New Zealand's latest community case of COVID-19 is yet another setback for the ill-fated air bridge between Aotearoa and the Cook Islands, stirring grave fears for the Pacific nation's devastated tourism industry.
Earlier this month, Prime Minister Jacinda Ardern confirmed that talks had resumed regarding the Cook Islands' travel bubble and "good progress" was being made, with the possibility of Kiwis taking off for a tropical holiday this Christmas.
However, a contractor who recently worked on-board vessels docked in the Ports of Auckland and Taranaki tested positive for the virus on Saturday, marking New Zealand's first community case since September 25. Two colleagues of the port worker were also recorded as confirmed cases on Wednesday.
The latest infections will once again hamper progress towards successfully opening the two-way travel bubble, as it's crucial that New Zealand - a country that has recorded 1556 confirmed cases of COVID-19 - does not transfer the virus to the Cook Islands, which is currently COVID-free.
"There is [a] concern because, of course, they are COVID-free - and any COVID coming into Pacific countries would be particularly devastating," Ardern told Magic Talk earlier in October.
Yet Cook Islands Tourism Industry Council president, Liana Scott, says the Pacific nation cannot wait much longer for New Zealand to open its borders. Many businesses on the brink of closure are holding out hope for the travel bubble, seen as a critical lifeline for the Cook Islands' decimated tourism sector.
Speaking to Newshub on Wednesday, Scott said many operators have already shut up shop and left the island - and the ones that remain open in Rarotonga are bleeding cash.
"There have been some small operators that just can't hang on any longer," she said. "The ones that are open are experiencing a cash-burn situation - every day they're half open, ready to roll out as soon as the borders open, is every day that they're bleeding funds.
"There's still quite a bit of stress on the island. We're such happy, go-lucky people, that generally people don't wear their heart on their sleeve - but you can see they're suffering on the inside. There's been more open conservations."
Scott says it's imperative that businesses are able to operate at a moment's notice to kickstart the stagnating economy when the air bridge eventually opens - and when it does open, it should remain open.
"[An] open-close scenario really isn't going to work. Even if let's say we did have the 28 days that we successfully had no cases, and then borders opened and then there's a community case - it's difficult to close again," she said.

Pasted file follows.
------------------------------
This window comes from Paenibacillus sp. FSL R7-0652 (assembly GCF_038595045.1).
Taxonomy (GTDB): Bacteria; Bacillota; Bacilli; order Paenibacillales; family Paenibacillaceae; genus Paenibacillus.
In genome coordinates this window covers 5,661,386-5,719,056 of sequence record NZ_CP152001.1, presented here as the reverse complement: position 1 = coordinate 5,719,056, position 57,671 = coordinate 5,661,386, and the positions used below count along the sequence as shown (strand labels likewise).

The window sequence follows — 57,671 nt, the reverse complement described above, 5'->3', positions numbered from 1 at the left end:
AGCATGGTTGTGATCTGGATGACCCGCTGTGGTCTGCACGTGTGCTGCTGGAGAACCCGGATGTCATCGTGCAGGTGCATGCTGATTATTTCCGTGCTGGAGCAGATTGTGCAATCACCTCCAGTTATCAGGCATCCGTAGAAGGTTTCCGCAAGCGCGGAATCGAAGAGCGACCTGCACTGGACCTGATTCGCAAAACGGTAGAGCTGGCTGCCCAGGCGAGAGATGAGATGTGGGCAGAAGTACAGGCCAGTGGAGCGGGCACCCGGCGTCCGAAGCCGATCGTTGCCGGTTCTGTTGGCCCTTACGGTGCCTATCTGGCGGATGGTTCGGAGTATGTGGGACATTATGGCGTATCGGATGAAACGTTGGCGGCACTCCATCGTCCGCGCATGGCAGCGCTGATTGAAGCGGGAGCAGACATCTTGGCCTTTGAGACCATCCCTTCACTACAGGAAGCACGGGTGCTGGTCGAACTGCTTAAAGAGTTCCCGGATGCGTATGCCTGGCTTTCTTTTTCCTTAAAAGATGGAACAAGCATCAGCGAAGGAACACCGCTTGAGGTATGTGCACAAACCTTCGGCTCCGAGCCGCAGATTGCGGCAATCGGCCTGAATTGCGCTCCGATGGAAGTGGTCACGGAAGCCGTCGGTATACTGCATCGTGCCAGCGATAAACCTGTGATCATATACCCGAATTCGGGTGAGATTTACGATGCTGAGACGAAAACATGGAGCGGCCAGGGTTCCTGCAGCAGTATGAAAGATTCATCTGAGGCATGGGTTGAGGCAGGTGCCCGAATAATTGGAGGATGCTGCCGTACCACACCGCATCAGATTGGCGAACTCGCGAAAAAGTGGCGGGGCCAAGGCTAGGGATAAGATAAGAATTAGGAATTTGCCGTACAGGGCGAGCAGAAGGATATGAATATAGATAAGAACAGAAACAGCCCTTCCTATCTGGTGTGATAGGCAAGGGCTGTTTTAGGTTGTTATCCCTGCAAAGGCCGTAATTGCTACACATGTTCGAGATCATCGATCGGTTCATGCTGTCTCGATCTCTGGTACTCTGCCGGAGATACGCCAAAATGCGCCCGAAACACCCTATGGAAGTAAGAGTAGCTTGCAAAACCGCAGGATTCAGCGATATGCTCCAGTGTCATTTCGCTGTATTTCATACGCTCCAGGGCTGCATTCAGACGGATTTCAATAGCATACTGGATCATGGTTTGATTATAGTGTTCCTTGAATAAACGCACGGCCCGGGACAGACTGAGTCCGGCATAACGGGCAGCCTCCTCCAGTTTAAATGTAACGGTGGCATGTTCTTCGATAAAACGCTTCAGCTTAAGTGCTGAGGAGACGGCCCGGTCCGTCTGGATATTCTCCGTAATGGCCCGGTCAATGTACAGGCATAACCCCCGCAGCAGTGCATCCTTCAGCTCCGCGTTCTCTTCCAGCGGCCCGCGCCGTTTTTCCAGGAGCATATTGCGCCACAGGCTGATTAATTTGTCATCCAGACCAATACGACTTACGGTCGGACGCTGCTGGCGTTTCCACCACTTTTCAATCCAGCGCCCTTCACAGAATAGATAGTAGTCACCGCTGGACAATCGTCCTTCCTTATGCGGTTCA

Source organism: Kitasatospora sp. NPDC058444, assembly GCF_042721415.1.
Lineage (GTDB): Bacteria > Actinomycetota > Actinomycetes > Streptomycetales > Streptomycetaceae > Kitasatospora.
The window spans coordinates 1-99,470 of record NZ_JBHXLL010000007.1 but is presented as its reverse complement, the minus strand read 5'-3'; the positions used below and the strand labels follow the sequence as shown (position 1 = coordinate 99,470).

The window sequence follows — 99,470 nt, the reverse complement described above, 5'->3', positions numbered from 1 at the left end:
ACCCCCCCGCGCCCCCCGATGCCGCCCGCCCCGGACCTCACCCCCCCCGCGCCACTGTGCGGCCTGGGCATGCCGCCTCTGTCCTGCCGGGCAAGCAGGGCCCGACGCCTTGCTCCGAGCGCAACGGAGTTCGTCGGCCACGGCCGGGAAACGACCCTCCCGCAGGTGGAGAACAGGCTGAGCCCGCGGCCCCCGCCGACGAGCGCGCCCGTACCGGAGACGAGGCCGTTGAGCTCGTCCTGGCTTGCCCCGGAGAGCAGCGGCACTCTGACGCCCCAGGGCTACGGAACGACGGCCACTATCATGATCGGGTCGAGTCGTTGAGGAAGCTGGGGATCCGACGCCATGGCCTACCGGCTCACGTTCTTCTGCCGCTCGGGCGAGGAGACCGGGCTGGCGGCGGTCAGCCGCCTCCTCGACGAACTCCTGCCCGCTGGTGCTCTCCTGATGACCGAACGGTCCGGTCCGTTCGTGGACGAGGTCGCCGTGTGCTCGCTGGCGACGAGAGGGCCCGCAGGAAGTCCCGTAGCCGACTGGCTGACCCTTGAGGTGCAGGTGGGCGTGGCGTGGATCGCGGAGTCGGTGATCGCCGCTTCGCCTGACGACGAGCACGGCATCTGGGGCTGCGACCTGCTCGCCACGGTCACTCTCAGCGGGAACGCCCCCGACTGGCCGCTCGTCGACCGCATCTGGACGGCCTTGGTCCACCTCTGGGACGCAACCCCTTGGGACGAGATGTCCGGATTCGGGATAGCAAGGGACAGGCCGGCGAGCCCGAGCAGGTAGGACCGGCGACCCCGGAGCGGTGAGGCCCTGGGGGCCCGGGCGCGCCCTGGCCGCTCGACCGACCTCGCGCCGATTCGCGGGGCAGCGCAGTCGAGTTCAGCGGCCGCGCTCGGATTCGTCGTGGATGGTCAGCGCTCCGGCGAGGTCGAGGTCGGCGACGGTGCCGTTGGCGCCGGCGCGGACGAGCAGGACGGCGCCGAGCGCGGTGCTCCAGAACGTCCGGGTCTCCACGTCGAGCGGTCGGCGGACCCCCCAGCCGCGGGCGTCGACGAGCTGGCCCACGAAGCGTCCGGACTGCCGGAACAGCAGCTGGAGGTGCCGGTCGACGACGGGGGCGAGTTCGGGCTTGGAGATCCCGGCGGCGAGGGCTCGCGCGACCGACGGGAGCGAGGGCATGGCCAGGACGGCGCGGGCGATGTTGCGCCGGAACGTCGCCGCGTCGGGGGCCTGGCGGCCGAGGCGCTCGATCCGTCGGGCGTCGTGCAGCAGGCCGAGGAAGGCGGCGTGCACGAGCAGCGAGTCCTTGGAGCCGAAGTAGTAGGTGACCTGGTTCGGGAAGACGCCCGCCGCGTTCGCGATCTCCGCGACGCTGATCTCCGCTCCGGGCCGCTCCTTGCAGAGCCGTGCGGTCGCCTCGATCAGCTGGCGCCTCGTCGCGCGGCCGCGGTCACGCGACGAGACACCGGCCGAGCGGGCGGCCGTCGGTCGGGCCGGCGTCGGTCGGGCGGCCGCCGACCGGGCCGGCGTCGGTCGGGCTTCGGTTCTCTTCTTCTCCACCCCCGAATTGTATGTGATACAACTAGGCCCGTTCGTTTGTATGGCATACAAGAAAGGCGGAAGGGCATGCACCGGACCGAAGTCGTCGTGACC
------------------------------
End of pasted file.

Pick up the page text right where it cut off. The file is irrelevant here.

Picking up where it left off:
"The economy is in dire straits and really does need visitors... we don't have a big population so we don't rely too much on [local] tourism. Perhaps we do a trial run and see how it goes."
The Cook Islands are taking a proactive approach to public health measures despite their COVID-free status, to ensure the response can be activated in the event of an infection. Scott says the hospital is prepared with extra incubation rooms, and people with flu-like symptoms are able to have a nurse dispatched to their home to test for the virus. The nation also has its own contact tracing technology and QR code system, much like the NZ COVID Tracer app.
"There have been worries about our capability at the hospital, but they've got things really under control," she said.
"The island is being really proactive... everyone here is ready for an open border.
"At the end of the day, we don't know how long this is going to last. We just need to be a bit more adaptable to the situation."
While the New Zealand-Cook Islands' air bridge hangs in the balance, there is currently a one-way trans-Tasman travel bubble operating between New Zealand and certain Australian states.
Kiwis wishing to cross the ditch can travel to New South Wales, Northern Territory and South Australia without needing to quarantine on arrival. However, they are still required to complete 14 days of managed isolation upon their return to New Zealand - and pay for it. The agreement is currently not reciprocated to Australians.
New Zealand recorded 25 new cases of COVID-19 on Wednesday, 23 of which were imported. The remaining two were the workplace contacts of the community case who tested positive over the weekend.